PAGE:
WWE Network plans revealed: Cost, start date, pay-per-view moves and more

WWE today (Feb. 28, 2013) revealed its latest plans for its own Network, including what the proposed cost to subscribers will be, when it might launch, and whether or not pay-per-views will be moving to the channel.

WWE sent out a detailed press release today (Feb. 28, 2013) to coincide with its quarterly conference call to discuss the fourth quarter earnings report for 2012 and it reveals the planning and thought process behind the proposed WWE Network.

The release deals with more than just the Network but let's just get to that info, shall we?

"Our plan to transform our business is based on the global appeal of our brands and the rising value of content," stated Vince McMahon, Chairman and Chief Executive Officer. "We believe we can achieve a significant increase in earnings based on launching a WWE network in the U.S. and international markets, leveraging the renewal of our largest content agreements, and developing digital products, such as mobile games and gamification of content, which take advantage of our presence online and in social media."

...

To maximize the value of our content, we plan to utilize three approaches: licensing our content to established television networks, potentially launching a WWE network through traditional cable, satellite and telco distribution, and monetizing our content through alternative digital "over-the-top" distribution. These options are not mutually exclusive. We plan to utilize combinations of these approaches in our domestic and international markets.

Regarding a potential WWE network, we are evaluating multiple approaches. We believe that a premium subscription model is the best approach in the U.S. to capitalize on our fans' commitment to our brands and their desire for more WWE content. Based on our market research, we estimate that a fully distributed domestic pay network could ultimately attract between 2 million and 4 million subscribers at a "steady state." These subscriber estimates derive from a projected base of approximately 47 million WWE digital TV households in the US (including lapsed fans), and the proportion of which have an affinity for WWE content, although there is no guarantee that this affinity will translate into actual subscribers. These take-rates are based on a value proposition for the network that reflects inclusion of our pay-per-view events, except WrestleMania, as well as compelling original content. Under our preferred subscription model, while our pay-per-view events would still be offered on an á la carte basis as currently available, the research indicates that a WWE network offering would drive significant consumer interest (including households that currently do not purchase pay-per-view events). At a proposed price per month between $12.99 and $14.99, this would represent incremental revenue to WWE of between $125 million and $250 million and incremental EBITDA between $50 million and $150 million. Actual results are contingent on several factors, including the necessity of entering into distribution agreements, and such results could vary materially from the expected range based on the rate of subscriber adoption and churn rates, as well as changes in pricing, promotion levels and distribution terms. Until a base of approximately 1 million subscribers is achieved, we estimate the network would represent a net investment for WWE. Ultimately, we believe a network and other distribution and monetization options would represent a sizable economic opportunity in the U.S. and internationally.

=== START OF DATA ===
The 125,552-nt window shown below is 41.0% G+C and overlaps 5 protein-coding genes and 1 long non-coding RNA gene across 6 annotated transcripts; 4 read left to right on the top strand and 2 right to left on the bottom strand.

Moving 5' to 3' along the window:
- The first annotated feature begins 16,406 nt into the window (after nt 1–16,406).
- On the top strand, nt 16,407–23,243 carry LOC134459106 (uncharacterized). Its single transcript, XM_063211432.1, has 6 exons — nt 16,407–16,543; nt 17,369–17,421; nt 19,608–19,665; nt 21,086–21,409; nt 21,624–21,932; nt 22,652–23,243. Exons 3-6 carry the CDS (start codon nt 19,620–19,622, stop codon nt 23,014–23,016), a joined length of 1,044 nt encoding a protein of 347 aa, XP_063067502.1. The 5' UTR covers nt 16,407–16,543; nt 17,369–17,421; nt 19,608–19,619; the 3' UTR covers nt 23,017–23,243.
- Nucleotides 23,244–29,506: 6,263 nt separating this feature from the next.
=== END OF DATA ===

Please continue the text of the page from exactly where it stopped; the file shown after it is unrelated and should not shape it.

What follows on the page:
Those are some bat-shit crazy numbers to come up with, if we're being blunt. The idea that a WWE network could attract an audience as large as Monday Night Raw gets on USA every week when the consumer has to pay almost $15 a month for the product is ludicrous. They've done the market research and all that but it seems clear the company is overplaying its hand here.

In additional notes provided along with the press release, WWE does admit that it "cannot provide any assurances regarding the length of time, if at all, that it would take to reach the level of subscribers characterized by a 'steady state' with full distribution or to surpass a break-even level of subscribers."

So at least they're still somewhat realistic here.

In addition to that, the company also notes there is no guarantee it will even be able to find a favorable distribution agreement. Essentially, the idea is to move forward with the Network at a great initial cost but to build a subscriber base that could very well affect the way the company does business forever. This is a potential game changer but the question remains whether enough fans would be willing to shell out that kind of cash every month for pro wrestling.

So I ask you Cagesiders: Would you?

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